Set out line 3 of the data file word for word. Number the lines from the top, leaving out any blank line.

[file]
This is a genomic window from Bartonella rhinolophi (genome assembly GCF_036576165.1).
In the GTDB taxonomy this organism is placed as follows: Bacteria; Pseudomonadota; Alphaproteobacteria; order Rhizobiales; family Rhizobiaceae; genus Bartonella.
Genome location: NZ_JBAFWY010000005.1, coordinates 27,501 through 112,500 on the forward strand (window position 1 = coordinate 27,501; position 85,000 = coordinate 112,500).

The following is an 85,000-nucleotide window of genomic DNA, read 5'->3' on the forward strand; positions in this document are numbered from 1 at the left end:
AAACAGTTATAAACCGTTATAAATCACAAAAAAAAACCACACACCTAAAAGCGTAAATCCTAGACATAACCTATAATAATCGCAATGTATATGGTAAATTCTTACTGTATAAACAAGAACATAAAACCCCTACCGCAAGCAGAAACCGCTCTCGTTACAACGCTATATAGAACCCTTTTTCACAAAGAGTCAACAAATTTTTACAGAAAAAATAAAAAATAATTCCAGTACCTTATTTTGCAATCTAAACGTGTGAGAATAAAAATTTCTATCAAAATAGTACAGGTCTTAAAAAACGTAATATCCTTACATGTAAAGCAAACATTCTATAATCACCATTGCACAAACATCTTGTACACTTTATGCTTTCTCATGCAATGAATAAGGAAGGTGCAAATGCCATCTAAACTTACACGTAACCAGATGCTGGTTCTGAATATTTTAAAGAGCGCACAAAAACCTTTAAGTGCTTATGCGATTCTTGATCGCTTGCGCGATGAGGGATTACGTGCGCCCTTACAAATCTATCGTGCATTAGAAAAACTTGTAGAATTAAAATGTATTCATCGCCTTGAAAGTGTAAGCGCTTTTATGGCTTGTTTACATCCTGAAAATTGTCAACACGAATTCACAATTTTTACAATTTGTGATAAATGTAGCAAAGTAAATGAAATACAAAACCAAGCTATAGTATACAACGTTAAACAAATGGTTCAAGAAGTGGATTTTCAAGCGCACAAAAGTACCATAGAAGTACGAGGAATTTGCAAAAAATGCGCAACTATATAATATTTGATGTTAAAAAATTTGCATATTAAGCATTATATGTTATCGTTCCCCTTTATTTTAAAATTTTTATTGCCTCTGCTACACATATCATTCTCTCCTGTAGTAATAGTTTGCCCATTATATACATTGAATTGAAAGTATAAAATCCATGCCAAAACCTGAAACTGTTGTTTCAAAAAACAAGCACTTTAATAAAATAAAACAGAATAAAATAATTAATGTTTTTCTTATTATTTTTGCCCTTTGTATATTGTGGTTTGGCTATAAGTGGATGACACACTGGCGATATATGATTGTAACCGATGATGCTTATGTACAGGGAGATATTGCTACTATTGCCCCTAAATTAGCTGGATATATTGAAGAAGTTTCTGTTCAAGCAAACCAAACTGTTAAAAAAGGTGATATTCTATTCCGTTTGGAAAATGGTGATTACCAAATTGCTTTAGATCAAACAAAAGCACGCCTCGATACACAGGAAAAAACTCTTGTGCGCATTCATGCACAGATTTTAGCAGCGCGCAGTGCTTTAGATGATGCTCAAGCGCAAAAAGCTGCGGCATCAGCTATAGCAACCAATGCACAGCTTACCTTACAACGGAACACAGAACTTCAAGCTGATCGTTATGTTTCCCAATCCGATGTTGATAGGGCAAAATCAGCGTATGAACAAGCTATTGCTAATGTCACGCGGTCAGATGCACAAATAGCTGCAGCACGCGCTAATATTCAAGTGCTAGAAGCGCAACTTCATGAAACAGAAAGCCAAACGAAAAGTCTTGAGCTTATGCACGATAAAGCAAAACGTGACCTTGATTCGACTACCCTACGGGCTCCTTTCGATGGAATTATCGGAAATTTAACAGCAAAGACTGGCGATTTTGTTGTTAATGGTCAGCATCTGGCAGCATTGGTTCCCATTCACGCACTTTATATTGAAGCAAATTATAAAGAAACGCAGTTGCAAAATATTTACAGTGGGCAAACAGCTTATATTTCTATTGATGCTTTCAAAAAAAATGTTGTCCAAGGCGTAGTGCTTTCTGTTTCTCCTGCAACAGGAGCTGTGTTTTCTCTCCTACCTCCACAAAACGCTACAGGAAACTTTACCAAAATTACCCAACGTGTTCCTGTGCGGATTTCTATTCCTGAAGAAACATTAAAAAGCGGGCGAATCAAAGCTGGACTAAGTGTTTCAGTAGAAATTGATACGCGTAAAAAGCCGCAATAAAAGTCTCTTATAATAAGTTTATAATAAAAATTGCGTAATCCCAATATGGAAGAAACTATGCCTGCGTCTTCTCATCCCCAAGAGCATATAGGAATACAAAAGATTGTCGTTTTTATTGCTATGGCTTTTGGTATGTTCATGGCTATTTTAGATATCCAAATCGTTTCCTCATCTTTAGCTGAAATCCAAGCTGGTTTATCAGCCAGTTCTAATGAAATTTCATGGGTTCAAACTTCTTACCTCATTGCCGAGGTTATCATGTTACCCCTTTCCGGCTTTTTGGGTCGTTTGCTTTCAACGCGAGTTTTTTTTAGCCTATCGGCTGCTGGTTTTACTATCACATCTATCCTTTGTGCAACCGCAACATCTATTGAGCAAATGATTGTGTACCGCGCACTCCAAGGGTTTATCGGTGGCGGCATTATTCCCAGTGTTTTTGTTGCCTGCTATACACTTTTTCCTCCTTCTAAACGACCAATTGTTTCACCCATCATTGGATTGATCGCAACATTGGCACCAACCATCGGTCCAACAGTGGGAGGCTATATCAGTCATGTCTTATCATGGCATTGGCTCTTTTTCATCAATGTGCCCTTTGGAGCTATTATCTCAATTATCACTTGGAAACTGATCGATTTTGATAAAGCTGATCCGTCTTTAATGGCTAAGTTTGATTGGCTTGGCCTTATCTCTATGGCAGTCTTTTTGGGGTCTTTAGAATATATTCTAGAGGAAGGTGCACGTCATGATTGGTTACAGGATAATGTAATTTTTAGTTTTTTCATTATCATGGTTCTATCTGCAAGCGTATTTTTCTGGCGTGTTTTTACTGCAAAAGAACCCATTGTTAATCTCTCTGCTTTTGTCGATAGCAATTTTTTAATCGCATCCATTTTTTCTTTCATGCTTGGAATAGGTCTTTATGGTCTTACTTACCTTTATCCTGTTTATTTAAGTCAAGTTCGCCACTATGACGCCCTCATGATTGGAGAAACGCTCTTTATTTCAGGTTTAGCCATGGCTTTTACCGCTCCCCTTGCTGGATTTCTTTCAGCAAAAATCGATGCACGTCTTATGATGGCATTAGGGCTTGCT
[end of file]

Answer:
Genome location: NZ_JBAFWY010000005.1, coordinates 27,501 through 112,500 on the forward strand (window position 1 = coordinate 27,501; position 85,000 = coordinate 112,500).